I am also fairly sure the cloned admirals in "The Fifth Element" attempt, without success, to use nuclear weapons against the evil growing planet-thing that confronts them.

Anonymous said...

Just a bout any movie made by Jim Cameron is gonna have one somewhere. I'll bet even Winslet tripped over one in the boiler room on Titanic (new alt ending, why the Titanic REALLY went down, Dicaprio was John Conner's grandfather!).

Anonymous said...

And don't forget "Spies Like Us," my favorite movie of 1985. Sure, the missile explodes in outer space, but still.

Anonymous said...

The US military doctrine I learned was that in the event of a friendly nuclear attack near where you were deployed, you would get a "Strike Warning" message, or as we used to call it, a "STRIKEWARN." Being stupid and young, we used this in the pubs and clubs as a joke to denote total failure in trying to get anyone of the opposite gender to talk/dance/whatever, as in... "STRIKEWARN! STRIKEWARN! Friendly forces overrun! Unit Iron Mike ineffective due to hostile attack of opposing personality! Retreat to safe distance and regroup!"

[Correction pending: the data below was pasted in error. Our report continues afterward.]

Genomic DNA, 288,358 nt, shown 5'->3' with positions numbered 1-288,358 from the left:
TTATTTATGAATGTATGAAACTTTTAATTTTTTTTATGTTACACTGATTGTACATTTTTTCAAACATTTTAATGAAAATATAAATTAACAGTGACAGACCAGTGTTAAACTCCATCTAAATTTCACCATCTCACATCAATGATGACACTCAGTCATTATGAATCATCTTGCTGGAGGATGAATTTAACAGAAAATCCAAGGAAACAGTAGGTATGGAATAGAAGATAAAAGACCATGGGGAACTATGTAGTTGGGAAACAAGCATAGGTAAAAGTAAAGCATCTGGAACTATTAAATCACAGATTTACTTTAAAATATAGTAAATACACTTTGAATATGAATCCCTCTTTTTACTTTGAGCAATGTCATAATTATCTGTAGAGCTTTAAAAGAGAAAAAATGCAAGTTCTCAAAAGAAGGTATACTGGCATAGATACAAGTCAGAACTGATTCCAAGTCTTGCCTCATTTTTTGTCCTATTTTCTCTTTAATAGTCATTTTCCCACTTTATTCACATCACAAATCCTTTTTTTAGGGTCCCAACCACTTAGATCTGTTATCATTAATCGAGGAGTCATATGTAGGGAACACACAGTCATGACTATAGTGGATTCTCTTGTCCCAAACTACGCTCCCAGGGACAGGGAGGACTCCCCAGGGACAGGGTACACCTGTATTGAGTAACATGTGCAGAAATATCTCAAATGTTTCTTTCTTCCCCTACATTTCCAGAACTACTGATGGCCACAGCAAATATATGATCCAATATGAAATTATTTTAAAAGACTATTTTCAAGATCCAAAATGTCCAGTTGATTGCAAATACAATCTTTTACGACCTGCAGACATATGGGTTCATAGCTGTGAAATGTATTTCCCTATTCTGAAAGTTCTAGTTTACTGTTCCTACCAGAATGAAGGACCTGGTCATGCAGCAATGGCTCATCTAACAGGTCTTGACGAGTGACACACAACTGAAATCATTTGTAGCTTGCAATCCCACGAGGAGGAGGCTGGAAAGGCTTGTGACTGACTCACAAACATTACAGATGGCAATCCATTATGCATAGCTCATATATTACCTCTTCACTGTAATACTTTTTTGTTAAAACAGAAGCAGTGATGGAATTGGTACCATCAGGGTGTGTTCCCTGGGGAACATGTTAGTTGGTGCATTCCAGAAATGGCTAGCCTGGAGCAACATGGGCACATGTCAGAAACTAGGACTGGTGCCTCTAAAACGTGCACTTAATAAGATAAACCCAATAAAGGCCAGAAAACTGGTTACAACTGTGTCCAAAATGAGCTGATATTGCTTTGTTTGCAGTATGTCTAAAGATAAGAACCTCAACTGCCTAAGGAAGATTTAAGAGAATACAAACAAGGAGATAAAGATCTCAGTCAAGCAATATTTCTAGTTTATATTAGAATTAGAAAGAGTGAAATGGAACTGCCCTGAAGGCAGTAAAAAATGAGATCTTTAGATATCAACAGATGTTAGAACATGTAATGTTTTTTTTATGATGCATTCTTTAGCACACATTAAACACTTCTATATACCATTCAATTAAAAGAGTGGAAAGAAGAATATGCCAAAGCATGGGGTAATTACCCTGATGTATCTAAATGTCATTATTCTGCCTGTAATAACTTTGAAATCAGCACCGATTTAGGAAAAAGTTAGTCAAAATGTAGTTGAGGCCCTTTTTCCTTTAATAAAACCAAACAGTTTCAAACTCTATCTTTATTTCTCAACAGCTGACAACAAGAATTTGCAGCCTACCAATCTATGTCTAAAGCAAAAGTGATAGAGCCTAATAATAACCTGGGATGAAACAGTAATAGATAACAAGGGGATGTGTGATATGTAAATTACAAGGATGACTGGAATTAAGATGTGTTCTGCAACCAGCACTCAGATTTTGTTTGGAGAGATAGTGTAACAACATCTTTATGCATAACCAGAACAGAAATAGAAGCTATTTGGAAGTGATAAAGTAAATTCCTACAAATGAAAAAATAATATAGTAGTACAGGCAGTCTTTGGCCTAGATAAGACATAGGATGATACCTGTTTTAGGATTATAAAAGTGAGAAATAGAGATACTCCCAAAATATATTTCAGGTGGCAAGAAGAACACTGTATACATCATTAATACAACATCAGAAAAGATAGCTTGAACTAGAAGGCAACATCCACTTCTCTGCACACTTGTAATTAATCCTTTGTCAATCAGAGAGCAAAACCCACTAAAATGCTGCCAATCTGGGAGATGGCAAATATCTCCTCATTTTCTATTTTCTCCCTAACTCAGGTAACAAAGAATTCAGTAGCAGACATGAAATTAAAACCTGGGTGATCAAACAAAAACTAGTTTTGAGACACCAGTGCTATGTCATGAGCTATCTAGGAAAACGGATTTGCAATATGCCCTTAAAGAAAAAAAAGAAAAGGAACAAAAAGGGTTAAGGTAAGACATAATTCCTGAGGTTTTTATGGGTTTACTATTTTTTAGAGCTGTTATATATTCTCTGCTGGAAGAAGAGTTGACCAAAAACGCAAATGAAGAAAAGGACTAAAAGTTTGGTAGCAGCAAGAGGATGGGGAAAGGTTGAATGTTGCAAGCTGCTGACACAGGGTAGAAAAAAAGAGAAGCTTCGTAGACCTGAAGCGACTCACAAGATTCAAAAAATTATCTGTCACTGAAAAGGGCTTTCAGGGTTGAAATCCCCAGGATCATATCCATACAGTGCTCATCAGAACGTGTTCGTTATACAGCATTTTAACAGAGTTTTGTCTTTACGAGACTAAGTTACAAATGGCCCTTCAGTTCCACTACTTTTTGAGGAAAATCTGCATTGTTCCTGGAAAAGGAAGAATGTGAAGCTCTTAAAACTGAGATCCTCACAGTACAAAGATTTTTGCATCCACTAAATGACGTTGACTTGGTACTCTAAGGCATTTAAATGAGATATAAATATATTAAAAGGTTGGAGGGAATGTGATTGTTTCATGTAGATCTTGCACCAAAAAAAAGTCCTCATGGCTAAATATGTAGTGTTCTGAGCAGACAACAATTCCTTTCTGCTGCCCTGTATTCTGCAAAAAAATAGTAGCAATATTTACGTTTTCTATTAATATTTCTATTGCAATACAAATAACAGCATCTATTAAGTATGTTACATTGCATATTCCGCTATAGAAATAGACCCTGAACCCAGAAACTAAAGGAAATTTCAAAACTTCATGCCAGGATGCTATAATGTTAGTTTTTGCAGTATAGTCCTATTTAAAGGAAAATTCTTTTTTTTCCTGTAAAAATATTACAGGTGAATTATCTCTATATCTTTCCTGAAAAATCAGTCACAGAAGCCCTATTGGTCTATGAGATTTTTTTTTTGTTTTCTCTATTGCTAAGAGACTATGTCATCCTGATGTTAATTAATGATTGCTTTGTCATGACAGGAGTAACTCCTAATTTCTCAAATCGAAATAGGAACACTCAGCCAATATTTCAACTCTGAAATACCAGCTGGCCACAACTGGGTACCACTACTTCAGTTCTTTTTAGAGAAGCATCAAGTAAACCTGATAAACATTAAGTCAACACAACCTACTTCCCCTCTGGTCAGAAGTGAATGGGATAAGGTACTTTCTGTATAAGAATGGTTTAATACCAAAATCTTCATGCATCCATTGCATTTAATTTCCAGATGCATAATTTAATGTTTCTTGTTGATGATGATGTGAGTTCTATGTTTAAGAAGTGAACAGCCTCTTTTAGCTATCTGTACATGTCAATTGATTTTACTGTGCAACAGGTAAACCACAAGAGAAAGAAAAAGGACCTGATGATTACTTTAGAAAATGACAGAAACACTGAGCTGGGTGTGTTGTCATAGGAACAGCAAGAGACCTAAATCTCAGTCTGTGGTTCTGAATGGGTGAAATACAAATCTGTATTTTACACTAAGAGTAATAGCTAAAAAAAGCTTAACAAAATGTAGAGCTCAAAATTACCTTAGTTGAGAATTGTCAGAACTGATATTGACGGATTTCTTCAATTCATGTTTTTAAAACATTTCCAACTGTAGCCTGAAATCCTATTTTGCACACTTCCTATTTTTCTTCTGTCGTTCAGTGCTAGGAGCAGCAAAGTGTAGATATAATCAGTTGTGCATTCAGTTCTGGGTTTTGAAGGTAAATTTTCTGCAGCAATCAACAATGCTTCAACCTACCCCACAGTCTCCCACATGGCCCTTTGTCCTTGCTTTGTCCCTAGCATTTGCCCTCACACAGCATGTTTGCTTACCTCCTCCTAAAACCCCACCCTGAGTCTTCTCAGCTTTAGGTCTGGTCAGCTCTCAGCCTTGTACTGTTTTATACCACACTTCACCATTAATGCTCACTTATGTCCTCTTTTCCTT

Anonymous said...

Don't forget "Dr Strangelove", of course.

Alex said...

I think it's interesting that there was a change in the early to mid-nineties from avoiding the explosion being the ultimate aim of the movie to it just being a plot point. Weird.

Read the other comments before posting to avoid embarrassing repetition.

Anonymous said...

From a search, info on a film I saw years ago at a SciFi festival in Cambridge, MA (while under the influence of certain substances that shall remain nameless...)

The Bedsitting Room, Richard Lester (Hard Days Night fame), 1969

"- An absurdist classic